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Contributed programs survive bankruptcy

User group bankruptcy ends with pennies

HP's longest-standing user group finally experienced its death rattle this month when the Interex bankruptcy case resolved the outstanding debts to thousands of creditors. US government notices arrived in mailboxes of companies as large as Hewlett-Packard and as small as single members like the Hungarian News Agency. The March 18 notice was the last shoe to drop in a death dance that began in the summer of 2005.

Creditors who spent money with Interex received about 10 cents on every dollar owed, according to the latest documents filed by the US Northern District of California court in Santa Clara County, California. Hewlett-Packard took one of the larger losses, at $200,000, while a handful of major hotels across North America failed to collect six-figure deposits or never saw payments for hotel rooms which were either reserved in blocks or occupied during conferences.

Losses closer to home in the 3000 community came at software and services vendors who paid for booths at the suddenly-closed HP World show of 2005. Birket Foster of MB Foster said that "Interex took our booth deposit and kept it," he reported earlier this month. "We'll get a check for approximately 10 percent of everything."

Foster and others noted that the Santa Clara County tax collector got $8,700, then bankruptcy trustees, the accountants hired by trustees, and lawyers "all made out fine in this," since Interex assets and cash on hand went first to settle taxes and then to pay court officials. Interex closed its doors owing $4.1 million with assets on hand of less than 10 percent of that. The group folded up two weeks after its final deadline for payments for booth spaces.

The financial troubles mounted over more than a year at the user group that was founded at the same time as the HP 3000 was being launched by Hewlett-Packard. The vendor absorbed its losses in part because it created a user conference to compete with HP World. The first HP Technology Forum and Expo was scheduled to open just one month after the 2005 HP World. User group insiders said that HP's expo space was being sold as a vendor-sponsored alternative to HP World.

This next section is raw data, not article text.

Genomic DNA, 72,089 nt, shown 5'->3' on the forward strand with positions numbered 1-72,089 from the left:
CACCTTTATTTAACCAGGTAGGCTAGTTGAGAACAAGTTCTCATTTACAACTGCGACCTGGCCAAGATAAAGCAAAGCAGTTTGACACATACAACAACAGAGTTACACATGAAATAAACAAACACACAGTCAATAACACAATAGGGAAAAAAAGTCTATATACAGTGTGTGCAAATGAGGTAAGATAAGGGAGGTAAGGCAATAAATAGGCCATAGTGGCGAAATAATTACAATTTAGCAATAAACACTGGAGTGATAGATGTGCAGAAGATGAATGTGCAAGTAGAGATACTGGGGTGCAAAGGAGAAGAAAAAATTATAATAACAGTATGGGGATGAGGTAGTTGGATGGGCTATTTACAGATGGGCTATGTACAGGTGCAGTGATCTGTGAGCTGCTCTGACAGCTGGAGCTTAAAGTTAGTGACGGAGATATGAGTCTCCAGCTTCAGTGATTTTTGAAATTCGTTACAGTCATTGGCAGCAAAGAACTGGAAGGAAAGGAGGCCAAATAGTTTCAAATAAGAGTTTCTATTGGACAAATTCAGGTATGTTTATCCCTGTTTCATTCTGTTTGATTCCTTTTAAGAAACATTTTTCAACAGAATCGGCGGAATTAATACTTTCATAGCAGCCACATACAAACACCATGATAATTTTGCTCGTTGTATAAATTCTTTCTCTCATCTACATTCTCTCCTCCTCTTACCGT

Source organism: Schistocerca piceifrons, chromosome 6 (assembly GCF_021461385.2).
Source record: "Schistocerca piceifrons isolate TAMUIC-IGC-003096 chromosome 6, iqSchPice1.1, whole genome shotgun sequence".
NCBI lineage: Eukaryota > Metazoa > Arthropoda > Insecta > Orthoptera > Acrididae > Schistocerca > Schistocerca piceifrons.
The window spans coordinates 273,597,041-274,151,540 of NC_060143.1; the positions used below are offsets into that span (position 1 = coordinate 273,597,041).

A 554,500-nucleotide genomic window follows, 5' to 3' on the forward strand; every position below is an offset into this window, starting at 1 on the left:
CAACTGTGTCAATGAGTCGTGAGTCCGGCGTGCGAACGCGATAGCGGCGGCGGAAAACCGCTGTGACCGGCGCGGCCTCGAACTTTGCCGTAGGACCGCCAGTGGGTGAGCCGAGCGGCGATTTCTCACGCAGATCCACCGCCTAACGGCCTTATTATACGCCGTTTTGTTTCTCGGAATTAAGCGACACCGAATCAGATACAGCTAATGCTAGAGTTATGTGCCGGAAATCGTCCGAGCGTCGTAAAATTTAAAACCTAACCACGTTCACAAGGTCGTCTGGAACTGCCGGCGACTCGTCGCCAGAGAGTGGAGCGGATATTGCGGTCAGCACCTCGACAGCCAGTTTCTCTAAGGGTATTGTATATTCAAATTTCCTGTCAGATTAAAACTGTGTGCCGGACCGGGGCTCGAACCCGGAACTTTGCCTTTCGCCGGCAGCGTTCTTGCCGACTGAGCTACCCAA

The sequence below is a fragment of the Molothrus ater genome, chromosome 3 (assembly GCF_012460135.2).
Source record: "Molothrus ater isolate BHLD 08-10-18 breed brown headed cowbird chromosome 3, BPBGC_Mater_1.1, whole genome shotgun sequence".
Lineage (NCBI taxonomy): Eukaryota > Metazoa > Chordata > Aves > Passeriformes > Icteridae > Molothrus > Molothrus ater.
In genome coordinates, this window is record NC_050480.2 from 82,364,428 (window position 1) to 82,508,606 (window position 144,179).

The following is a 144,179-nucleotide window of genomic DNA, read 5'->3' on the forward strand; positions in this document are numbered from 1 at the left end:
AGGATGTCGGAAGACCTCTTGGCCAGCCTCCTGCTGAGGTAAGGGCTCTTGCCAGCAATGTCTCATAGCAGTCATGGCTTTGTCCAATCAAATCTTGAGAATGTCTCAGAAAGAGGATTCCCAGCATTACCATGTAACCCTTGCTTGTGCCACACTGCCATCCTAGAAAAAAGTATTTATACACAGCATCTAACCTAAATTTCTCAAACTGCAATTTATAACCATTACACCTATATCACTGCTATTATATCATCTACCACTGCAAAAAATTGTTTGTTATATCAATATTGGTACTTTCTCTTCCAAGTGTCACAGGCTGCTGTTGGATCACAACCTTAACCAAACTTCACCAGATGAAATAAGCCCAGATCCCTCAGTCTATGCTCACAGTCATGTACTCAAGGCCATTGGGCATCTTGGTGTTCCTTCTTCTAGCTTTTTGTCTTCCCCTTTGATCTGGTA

The Interex name was not listed as part of the assets sold to pay creditors. Even though the goodwill in that brand has probably evaporated after the group went broke and killed off its Web information overnight, some value might remain. Interex.com and .org now belong to the exhibit design and fabrication maker InterEx, while interex.net is the home of a designer selling capes, shawls and cloaks. The last user group to use the name, HP Interex-Europe, ended business under that title when it became part of the new Connect alliance of HP user groups last year. A computer cable company operates under the name, among other businesses.

Near the end of Interex's life, the group claimed to have 118,000 members. As debts mounted and the group chose to remain separate from the user group consolidation that HP desired — and took less sponsorship money from the vendor — even a large membership wasn't enough to keep the 31-year-old group's doors open. Unlike HP 3000 customer AIG, Interex was not "too big to fail."

Community members said in 2005 the user group’s management dealt itself mortal wounds by encouraging members to combat the vendor, rather than sparking close collaboration.

“The only chance Interex had to survive so long was through collaboration,” said Duane Percox, co-founder of K-12 school software company QSS and a volunteer at the Interex Solution Symposium conferences. “If you take a combative approach it will work for a short period, but then the vendor will tire of that.”

Percox was one of several in the 3000 community who cited HP Executive VP Ann Livermore’s advocacy as a reason Interex could let its users grill HP managers in roundtables. Some HP managers once had a bonus plan based on Interex advocacy survey results.

Interex had promised a “No Marketing” lineup of talks at the HP World cancelled. “This [closing] was an example of marketing beating the engineers,” Percox said. “People wanted stronger marketing from HP. Stronger marketing people don’t like it when you have independent user groups,” he added.

Connect operates on a different business model than Interex, which chose to manage all its own operations. Connect, and the Encompass enterprise user group before it, has contracted with Smith-Bucklin's user group management division ever since early in this decade. The group has named Speedware director of marketing Chris Koppe as president-elect for 2010 and vice president for the current Connect board. Kristi Browder, who served at Encompass president for several years, recently took over as Executive Director and COO of Connect.